Best Lawblog Contest for 2017 now being conducted by The Legal Institute

From now until
September 15th, 2017, Lawblog fans can nominate their favorite blogs and bloggers for inclusion in the voting round of 2017. As in previous years, the nomination process is competitive, meaning the more nominations a blog receives, the more likely it is to be included in the public voting stage of the contest.

To access the link to the nomination form, click on:

https://www.theexpertinstitute.com/blog-contest/?utm_source=email&utm_medium=email&utm_content=CTA&utm_campaign=blog-contest-8.14.2017-general

Tuesday, April 14, 2015

Asking an administrative body to reconsider its earlier decision does not revive an expired statute of limitation without a fresh examination of the matter based on newly presented evidence



Asking an administrative body to reconsider its earlier decision does not revive an expired statute of limitation without a fresh examination of the matter based on newly presented evidence

The Board of Education denied a teacher’s request for family health insurance benefits in May 2008, explaining that she was not eligible for coverage under the terms of the relevant collective bargaining agreement.

In May 2012, the teacher submitted another request for family health insurance benefits. This request was, again, denied by the School District in August 2012. In November 2012 the teacher commenced a CPLR Article 78 proceeding challenging the School District’s decision.

In its answer to the teacher's petition the School District contended that the proceeding was untimely, arguing that the second request for family health insurance benefits did not renew or revive the statute of limitations. Supreme Court disagreed, holding that the teacher’s Article 78 petition was timely and the School District appealed.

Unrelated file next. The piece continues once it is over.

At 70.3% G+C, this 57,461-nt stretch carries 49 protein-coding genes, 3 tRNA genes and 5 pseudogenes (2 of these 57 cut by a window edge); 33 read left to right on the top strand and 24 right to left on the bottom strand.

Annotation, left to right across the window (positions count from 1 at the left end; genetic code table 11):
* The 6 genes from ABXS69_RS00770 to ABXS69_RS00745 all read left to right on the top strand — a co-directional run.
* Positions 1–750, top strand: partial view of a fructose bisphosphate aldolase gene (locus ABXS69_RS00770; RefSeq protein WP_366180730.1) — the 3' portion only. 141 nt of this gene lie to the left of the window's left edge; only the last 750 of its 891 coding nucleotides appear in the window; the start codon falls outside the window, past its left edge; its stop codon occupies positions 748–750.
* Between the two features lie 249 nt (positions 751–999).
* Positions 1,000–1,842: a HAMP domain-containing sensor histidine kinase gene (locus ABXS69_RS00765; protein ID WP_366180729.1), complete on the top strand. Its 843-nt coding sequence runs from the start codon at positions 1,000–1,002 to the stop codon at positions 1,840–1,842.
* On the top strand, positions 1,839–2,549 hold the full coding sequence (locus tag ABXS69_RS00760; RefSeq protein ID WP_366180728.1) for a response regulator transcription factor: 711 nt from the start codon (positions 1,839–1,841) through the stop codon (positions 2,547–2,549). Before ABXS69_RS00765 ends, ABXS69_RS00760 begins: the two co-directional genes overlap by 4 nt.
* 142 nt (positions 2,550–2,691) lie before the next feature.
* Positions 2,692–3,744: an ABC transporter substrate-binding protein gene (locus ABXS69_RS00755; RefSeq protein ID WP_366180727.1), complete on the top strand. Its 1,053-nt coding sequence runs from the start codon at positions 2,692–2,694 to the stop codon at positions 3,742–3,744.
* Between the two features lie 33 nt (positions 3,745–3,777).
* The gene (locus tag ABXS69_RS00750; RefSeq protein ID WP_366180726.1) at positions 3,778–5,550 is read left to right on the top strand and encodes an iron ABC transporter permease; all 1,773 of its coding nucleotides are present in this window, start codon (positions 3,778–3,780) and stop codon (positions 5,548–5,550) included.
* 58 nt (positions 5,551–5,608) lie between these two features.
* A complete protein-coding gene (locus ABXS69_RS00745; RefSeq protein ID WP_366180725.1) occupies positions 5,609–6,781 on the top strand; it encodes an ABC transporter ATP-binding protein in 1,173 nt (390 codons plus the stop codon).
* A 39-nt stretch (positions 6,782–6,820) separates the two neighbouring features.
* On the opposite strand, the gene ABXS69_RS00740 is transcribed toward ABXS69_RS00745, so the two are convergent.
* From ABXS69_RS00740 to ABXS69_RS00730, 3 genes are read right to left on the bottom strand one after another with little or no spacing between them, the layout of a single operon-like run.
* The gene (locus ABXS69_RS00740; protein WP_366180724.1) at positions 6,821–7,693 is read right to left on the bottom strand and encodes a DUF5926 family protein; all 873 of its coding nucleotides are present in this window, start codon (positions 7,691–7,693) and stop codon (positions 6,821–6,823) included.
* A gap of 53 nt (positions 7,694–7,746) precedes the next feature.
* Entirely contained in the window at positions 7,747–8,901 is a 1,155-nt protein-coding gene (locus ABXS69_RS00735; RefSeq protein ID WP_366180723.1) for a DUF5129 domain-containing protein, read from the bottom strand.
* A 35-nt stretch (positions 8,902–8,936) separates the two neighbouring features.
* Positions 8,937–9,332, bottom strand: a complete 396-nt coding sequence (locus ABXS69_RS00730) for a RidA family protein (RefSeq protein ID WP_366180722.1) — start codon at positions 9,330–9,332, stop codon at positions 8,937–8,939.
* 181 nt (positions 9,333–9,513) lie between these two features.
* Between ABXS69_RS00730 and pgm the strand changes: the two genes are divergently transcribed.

The Appellate Division, contrary to the Supreme Court's determination, ruled that the School District was correct.

The court explained that as a general rule, a proceeding pursuant to CPLR Article 78 must be commenced within four months after the determination to be reviewed becomes final and binding on the petitioner and that the initial determination controls "unless the agency conducts a fresh and complete examination of the matter based on newly presented evidence.” The Appellate Division concluded that the August 2012 determination did not serve to revive the limitations period, as the School District adhered to its initial determination without a fresh examination based on newly presented evidence.

Accordingly, the Appellate Division ruled that “this proceeding is barred by the four-month statute of limitations set forth in CPLR 217(1).”

The decision is posted on the Internet at:

Handbooks focusing on State and Municipal Public Personnel Law continue to be available for purchase via the links provided below:

The Discipline Book at http://thedisciplinebook.blogspot.com/

A Reasonable Penalty Under The Circumstances at http://nypplarchives.blogspot.com

The Disability Benefits E-book: at http://section207.blogspot.com/

Layoff, Preferred Lists at http://nylayoff.blogspot.com/

Caution:

Subsequent court and administrative rulings, or changes to laws, rules and regulations may have modified or clarified or vacated or reversed the decisions summarized here. Accordingly, these summaries should be Shepardized® or otherwise checked to make certain that the most recent information is being considered by the reader.

THE MATERIAL ON THIS WEBSITE IS FOR INFORMATION ONLY. CHANGES IN LAWS, RULES, REGULATIONS AND NEW COURT AND ADMINISTRATIVE DECISIONS MAY AFFECT THE ACCURACY OF THE INFORMATION PROVIDED IN THIS LAWBLOG. THE MATERIAL PRESENTED IS NOT LEGAL ADVICE AND THE USE OF ANY MATERIAL POSTED ON THIS WEBSITE DOES NOT CREATE AN ATTORNEY-CLIENT RELATIONSHIP.

Consistent with the Declaration of Principles jointly adopted by a Committee of the American Bar Association and a Committee of Publishers and Associations, the material in this blog is presented with the understanding that the publisher is not providing legal advice to the reader and in the event legal or other expert assistance is needed, the reader should seek such advice from a competent professional.

Items published in NYPPL may not be used for commercial purposes without prior written permission to copy and distribute such material. Send your request via e-mail to publications@nycap.rr.com

Copyright© 1987 - 2017 by the Public Employment Law Press.



___________________



N.B. From time to time a political ad or endorsement may appear in the sidebar of this Blog. NYPPL does not have any control over such posting.

_____________________

.